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A;; Quiet on the Western Front

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The record of several schoolmates who represent a generation destroyed by the dehumanization of World War I's trench warfare, All Quiet on the Western Front tells of their enlistment in the army at the urging of their teacher, Kantorek, whose wisdom they trusted. Paul BÐ'umer, a sensitive teenager, serves as central intelligence, the prototypical young infantryman whose youth is snatched away by the brutality of war.

Behind German front lines between Langemark and Bixschoote in 1916, only eighty of the original one hundred fifty soldiers of the Second Company remain fit for duty. Paul and his comrades have acquired a bit of battle experience, including the loss of Joseph Behm, the first of their group to die. Franz Kemmerich, his leg amputated, faces imminent death. A letter from Kantorek calling them "Iron Youth" stirs Kropp's anger.

The soldiers, recalling Platoon 9's brutal basic training in Klosterberg, abandon their idealism as a result of the sadistic tutelage of Corporal Himmelstoss. In its place, they evolve a strong comradeship, which bolsters and protects them far better than the now useless information they learned in school. Franz Kemmerich, Paul's friend, dies after the amputation of his leg. MÑŒller inherits Kemmerich's boots.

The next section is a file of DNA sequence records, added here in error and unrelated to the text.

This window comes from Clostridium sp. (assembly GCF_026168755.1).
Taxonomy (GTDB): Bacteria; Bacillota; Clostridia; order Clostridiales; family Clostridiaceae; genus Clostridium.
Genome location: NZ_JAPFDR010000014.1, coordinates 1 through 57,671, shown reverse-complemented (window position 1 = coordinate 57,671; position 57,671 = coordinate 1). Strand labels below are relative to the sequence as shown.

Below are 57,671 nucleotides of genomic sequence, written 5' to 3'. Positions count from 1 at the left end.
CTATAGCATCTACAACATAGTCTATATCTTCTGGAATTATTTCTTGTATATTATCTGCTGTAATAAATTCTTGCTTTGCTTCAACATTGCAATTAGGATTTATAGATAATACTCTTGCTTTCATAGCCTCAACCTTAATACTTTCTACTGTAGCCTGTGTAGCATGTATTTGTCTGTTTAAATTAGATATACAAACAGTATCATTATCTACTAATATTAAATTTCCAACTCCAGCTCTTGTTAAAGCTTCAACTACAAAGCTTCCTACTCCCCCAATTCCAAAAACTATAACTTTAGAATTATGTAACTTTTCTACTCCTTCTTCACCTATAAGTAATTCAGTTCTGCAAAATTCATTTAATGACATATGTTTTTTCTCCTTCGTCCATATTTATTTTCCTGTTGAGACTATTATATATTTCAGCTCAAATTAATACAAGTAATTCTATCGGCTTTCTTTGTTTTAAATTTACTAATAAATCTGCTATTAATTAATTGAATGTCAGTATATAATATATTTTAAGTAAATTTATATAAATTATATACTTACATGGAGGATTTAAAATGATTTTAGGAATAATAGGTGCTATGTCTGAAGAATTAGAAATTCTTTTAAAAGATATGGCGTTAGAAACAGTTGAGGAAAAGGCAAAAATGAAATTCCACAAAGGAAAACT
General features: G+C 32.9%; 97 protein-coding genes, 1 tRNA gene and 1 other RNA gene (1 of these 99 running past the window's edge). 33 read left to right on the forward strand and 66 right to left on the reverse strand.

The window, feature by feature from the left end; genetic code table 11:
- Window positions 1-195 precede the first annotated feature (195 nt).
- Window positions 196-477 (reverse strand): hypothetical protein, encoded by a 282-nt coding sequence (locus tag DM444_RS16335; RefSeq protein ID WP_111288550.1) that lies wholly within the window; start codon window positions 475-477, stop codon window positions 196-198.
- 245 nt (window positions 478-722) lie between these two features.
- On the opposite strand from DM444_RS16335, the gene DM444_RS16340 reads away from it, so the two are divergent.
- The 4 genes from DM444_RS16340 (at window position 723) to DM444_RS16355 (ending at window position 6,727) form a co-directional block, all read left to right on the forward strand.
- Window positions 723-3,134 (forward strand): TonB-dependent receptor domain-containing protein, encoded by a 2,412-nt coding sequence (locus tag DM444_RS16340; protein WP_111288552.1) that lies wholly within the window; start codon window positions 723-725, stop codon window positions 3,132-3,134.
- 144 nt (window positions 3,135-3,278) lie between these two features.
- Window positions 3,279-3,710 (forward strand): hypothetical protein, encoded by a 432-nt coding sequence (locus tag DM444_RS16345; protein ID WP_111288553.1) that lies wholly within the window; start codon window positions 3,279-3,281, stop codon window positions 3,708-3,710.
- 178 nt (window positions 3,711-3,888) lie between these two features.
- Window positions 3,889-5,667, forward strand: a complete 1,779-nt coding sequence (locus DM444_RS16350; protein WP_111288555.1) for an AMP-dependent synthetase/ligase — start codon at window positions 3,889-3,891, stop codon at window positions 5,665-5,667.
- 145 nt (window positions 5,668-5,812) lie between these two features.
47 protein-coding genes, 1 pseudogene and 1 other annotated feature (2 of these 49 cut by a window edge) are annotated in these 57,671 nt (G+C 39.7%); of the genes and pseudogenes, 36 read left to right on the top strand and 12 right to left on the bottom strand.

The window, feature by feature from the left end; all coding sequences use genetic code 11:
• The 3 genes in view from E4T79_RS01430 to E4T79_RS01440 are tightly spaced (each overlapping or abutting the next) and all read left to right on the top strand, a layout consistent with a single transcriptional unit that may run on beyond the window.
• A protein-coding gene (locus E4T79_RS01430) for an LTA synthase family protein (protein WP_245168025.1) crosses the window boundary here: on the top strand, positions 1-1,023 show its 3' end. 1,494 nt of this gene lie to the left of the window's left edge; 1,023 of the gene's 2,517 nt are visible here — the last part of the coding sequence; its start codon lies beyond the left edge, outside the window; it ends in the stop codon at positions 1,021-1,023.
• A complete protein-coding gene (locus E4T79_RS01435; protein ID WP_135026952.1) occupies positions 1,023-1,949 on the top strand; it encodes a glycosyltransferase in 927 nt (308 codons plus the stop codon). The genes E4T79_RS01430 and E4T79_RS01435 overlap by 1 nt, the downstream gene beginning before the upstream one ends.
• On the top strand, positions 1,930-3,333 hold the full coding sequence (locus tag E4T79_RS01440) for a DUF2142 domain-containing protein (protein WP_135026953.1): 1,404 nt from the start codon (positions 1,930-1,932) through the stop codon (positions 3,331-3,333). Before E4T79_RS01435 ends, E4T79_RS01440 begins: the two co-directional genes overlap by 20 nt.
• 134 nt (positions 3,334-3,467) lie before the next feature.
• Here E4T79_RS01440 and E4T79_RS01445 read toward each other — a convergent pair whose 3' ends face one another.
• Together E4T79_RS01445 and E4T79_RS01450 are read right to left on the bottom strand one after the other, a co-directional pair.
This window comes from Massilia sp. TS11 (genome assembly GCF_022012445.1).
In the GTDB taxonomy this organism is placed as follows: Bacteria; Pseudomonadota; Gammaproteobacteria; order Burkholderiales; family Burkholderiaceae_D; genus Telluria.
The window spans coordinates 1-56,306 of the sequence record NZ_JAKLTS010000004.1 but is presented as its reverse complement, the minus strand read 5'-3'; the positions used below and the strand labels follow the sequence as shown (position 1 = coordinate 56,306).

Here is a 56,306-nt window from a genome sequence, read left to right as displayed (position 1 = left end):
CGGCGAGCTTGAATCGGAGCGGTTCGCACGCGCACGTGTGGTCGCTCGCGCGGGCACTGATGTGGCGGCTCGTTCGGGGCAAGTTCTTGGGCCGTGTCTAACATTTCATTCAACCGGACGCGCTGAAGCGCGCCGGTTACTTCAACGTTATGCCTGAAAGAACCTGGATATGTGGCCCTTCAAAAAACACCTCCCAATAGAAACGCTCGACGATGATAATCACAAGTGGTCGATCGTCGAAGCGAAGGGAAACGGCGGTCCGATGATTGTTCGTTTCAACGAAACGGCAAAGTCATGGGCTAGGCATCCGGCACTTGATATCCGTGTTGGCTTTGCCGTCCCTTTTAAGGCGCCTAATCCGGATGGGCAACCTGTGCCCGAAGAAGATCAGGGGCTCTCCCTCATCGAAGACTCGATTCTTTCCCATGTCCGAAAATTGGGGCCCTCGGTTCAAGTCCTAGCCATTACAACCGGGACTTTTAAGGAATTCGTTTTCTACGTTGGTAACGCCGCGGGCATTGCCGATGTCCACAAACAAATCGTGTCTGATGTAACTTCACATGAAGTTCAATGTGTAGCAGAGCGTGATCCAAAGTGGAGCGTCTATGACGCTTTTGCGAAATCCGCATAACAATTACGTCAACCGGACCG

Kat, the shrewd, self-reliant scrounger, manages to supply his friends with beans and beef. Paul and the others, excited by news of Himmelstoss' arrival at the front, recall the night before they left the training camp, when they trapped their drill instructor in a bedspread and beat him.

Paul's unit, which includes some inexperienced recruits, lays wire at the front. As they wait for return transportation, a bombardment and poisonous gas barrage pin them in a cemetery, churning up corpses from old graves. At dawn, a truck returns the men to their billets.

Himmelstoss arrives and tries to ingratiate himself with his former drill students. The men ignore and abuse him. Himmelstoss succeeds in having Tjaden and Kropp punished for insubordination. Kat and Paul thwart a guard dog and steal a goose, which they roast and share with the others.

Second Company spends the summer near the front, fighting savagely with grenades, bayonets, and sharpened shovels. The thirty-two men who survive return to the rear in the fall to rest.

The company moves farther behind the lines than usual, where they eat, sleep, and spend time with willing French girls, whom they shower with gifts of food. Paul returns home for a seventeen-day leave. Alienated by battle trauma, he lacks ambition and is unable to enjoy the pleasures of his youth. He despairs at his mother's weakness but enjoys the humor of Mittelstaedt tormenting Kantorek,



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